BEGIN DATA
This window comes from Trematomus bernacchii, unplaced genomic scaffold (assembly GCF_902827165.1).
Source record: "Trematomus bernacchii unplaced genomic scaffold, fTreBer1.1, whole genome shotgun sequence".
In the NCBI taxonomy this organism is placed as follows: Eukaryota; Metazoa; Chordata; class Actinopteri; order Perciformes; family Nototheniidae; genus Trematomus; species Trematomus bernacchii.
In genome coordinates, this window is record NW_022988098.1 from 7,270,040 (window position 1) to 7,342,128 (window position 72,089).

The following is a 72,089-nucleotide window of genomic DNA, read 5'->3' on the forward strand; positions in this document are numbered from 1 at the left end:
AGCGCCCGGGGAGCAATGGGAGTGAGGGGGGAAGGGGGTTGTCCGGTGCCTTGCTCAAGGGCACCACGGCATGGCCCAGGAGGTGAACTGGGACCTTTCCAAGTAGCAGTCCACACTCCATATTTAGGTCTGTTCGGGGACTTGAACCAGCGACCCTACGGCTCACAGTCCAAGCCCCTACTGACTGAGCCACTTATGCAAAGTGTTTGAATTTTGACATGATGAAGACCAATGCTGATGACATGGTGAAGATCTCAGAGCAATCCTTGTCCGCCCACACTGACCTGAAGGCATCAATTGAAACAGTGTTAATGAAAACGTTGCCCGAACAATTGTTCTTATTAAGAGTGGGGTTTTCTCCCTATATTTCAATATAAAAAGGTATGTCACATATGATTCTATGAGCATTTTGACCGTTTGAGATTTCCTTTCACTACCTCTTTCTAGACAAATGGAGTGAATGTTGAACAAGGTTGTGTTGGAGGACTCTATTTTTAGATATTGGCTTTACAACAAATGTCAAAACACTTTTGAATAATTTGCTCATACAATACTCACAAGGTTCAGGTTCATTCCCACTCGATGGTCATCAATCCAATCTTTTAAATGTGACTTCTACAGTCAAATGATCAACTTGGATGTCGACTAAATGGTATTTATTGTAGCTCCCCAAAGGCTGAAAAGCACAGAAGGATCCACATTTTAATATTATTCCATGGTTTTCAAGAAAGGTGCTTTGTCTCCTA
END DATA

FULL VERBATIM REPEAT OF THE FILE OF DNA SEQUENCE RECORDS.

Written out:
This window comes from Trematomus bernacchii, unplaced genomic scaffold (assembly GCF_902827165.1).
Source record: "Trematomus bernacchii unplaced genomic scaffold, fTreBer1.1, whole genome shotgun sequence".
In the NCBI taxonomy this organism is placed as follows: Eukaryota; Metazoa; Chordata; class Actinopteri; order Perciformes; family Nototheniidae; genus Trematomus; species Trematomus bernacchii.
In genome coordinates, this window is record NW_022988098.1 from 7,270,040 (window position 1) to 7,342,128 (window position 72,089).

The following is a 72,089-nucleotide window of genomic DNA, read 5'->3' on the forward strand; positions in this document are numbered from 1 at the left end:
AGCGCCCGGGGAGCAATGGGAGTGAGGGGGGAAGGGGGTTGTCCGGTGCCTTGCTCAAGGGCACCACGGCATGGCCCAGGAGGTGAACTGGGACCTTTCCAAGTAGCAGTCCACACTCCATATTTAGGTCTGTTCGGGGACTTGAACCAGCGACCCTACGGCTCACAGTCCAAGCCCCTACTGACTGAGCCACTTATGCAAAGTGTTTGAATTTTGACATGATGAAGACCAATGCTGATGACATGGTGAAGATCTCAGAGCAATCCTTGTCCGCCCACACTGACCTGAAGGCATCAATTGAAACAGTGTTAATGAAAACGTTGCCCGAACAATTGTTCTTATTAAGAGTGGGGTTTTCTCCCTATATTTCAATATAAAAAGGTATGTCACATATGATTCTATGAGCATTTTGACCGTTTGAGATTTCCTTTCACTACCTCTTTCTAGACAAATGGAGTGAATGTTGAACAAGGTTGTGTTGGAGGACTCTATTTTTAGATATTGGCTTTACAACAAATGTCAAAACACTTTTGAATAATTTGCTCATACAATACTCACAAGGTTCAGGTTCATTCCCACTCGATGGTCATCAATCCAATCTTTTAAATGTGACTTCTACAGTCAAATGATCAACTTGGATGTCGACTAAATGGTATTTATTGTAGCTCCCCAAAGGCTGAAAAGCACAGAAGGATCCACATTTTAATATTATTCCATGGTTTTCAAGAAAGGTGCTTTGTCTCCTA